This term long group re-design project emphasizes individual and collaborative learning to improve website designs.
Goal: To build skills in accomplishing a redesign task, making use of target tasks as well as objective timings to evaluate their improvements. The redesign document could then be handed off to technicians to build.
Before doing the assignment, students read the first 4 chapters of the textbook- Human-Computer Interaction: Developing Effective Organizational Information Systems, as well as an article by me: "Human Factors and E-Commerce," which is a chapter in the handbook Electronic Commerce and the Digital Economy. The instructor views every assignment in the course as an active learning assignment, as learning design is not generally effective using lectures and testing. Students discuss their assignments and choices made throughout the semester. The self-contained syllabus is attached for a complete list of, and description of, the assignments.
- For the onsite class, students complete parts 1 and 2 individually, then break into groups of five for parts 3 and 4. Part 1 involves critiquing a website that is judged to be particularly poor, and Part 2 requires a proposal to fix the site. For Parts 3 and 4, the team decides which of the five sites would be the best candidate for redesign and objective testing.
- In Part 1: "Bad Website:", students identify a website that appears to be quite poor in its design. The task is to provide the URL and screen captures to illustrate the problems and explain what is bad about the site, and then reflect and write briefly about why it might have become that way.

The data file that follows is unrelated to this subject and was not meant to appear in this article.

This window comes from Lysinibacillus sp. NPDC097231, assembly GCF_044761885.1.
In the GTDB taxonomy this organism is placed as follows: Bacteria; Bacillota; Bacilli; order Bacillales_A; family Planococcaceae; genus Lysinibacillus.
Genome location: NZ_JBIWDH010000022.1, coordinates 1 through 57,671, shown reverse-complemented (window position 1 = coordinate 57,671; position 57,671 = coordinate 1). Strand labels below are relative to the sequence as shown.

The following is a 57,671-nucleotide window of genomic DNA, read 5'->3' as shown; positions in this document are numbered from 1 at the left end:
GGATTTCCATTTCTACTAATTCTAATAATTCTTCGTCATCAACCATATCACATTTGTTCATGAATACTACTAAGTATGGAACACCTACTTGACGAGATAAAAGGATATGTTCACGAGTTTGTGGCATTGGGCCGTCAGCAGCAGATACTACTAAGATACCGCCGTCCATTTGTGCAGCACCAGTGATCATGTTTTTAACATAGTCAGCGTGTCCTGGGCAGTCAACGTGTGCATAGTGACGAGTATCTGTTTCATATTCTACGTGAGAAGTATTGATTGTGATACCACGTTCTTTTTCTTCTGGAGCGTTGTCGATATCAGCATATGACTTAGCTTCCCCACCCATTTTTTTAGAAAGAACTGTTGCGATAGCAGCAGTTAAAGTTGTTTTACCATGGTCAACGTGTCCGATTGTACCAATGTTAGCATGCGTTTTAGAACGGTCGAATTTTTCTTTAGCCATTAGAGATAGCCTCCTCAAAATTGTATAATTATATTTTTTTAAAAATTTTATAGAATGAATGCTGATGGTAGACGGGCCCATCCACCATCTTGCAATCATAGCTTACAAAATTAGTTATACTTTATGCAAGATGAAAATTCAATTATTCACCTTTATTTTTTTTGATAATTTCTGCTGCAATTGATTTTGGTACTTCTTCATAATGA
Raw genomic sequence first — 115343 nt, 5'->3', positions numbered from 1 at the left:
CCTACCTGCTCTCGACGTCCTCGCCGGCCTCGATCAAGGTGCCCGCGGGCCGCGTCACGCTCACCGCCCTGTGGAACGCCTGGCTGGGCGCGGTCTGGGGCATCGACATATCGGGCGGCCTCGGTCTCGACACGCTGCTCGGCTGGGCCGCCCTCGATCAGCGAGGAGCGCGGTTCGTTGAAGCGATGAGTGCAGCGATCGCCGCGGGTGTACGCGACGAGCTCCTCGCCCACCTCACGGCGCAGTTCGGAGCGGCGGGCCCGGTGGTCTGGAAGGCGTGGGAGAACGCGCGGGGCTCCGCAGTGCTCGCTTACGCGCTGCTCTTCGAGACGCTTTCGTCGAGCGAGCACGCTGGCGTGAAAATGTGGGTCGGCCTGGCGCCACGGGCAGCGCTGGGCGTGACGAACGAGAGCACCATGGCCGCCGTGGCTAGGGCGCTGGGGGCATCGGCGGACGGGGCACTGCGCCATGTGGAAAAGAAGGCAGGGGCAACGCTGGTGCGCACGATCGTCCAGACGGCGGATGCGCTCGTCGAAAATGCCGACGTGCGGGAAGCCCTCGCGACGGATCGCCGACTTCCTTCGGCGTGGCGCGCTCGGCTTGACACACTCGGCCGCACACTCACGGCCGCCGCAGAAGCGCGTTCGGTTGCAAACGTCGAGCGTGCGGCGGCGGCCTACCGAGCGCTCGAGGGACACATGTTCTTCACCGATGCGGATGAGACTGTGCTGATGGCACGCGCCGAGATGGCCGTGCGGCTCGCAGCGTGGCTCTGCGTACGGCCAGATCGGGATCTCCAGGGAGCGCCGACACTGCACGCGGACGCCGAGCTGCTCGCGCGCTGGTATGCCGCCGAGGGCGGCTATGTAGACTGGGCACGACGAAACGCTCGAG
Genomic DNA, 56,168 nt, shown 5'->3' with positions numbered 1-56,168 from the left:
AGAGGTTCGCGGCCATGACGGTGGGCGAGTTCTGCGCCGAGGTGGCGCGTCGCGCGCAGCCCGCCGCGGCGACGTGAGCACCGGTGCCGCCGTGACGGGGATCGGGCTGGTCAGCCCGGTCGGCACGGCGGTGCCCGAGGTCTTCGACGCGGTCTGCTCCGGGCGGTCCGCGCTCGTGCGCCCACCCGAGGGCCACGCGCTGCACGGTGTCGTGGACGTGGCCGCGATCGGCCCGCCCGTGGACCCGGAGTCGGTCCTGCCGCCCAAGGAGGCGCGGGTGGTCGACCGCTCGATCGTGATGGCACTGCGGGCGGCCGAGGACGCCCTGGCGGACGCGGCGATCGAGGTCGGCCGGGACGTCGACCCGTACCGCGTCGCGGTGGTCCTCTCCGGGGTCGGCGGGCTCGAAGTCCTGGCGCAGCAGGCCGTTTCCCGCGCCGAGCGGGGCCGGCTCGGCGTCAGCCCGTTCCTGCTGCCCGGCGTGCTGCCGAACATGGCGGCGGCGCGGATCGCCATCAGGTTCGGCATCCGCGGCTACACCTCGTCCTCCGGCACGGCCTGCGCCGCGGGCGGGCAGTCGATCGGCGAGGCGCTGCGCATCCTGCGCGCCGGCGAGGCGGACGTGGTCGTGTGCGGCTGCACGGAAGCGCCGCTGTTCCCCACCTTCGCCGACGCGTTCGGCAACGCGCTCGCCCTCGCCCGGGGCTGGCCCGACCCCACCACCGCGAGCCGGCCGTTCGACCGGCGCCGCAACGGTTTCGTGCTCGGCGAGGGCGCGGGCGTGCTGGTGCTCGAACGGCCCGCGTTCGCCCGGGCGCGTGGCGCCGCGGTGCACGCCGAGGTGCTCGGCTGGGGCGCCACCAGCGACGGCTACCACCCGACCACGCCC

- In Part 2: "Proposal to Fix the Site:" each individual explains (1) the purpose of the site, (2) What would be gained by fixing it, and (3) How much time, effort or money would be required to fix it. Then (4) compare the benefits to the costs in some way, and evaluate whether it would be worthwhile to try and fix it.
- In Part 3: "Data collection:" students convene in groups of five. They then choose one of the five sites identified by team members as the most promising for redesign. The instructor advises that an important step here is to identify a set of so called "benchmark tasks" that represent important actions for users to accomplish. Groups observe and time users of the site (real users if practicable) in performing those tasks, and also interview them for ideas of what the site should do differently. These ideas are plotted for improvement on axes pitting cost against benefits. Then, the group describes what improvements are most urgent given their feasibility and cost.
- In Part 4: "The Redesign:" students provide simulated pages using a tool like PowerPoint, Word, or an actual site development. Focusing on overall usability instead of only aesthetics, students then explain the changes/improvements. If the group does not develop an actual site, they can provide simulated menus and time users who would point or type with their fingers (as simulated clicks and keystrokes) to go through their tasks. This is then evaluated and compared to what was found in Part 3.
- The teams then present their "consulting reports" that show how they applied the material from the two books mentioned above, plus the book "Design of Everyday Things" from Don Norman.
- Finally, students produce their slide decks, which could be used to make a persuasive case for improving the site they evaluated and redesigned. The timings provide objective information that could be useful for management's decision making.
- The instructor finds that a key benefit of the activity is the performance of duties that should be done by web designers. Good advice in Part 1 is critical, and making sure that the critiques are substantive and not based only on aesthetics is fundamental.
- Text materials (seen on handout) and a book entitled Research Based Web Design and Usability Guidelines, available for free on Usability.gov.
Submitted by Dennis Galletta, Harvard Extension School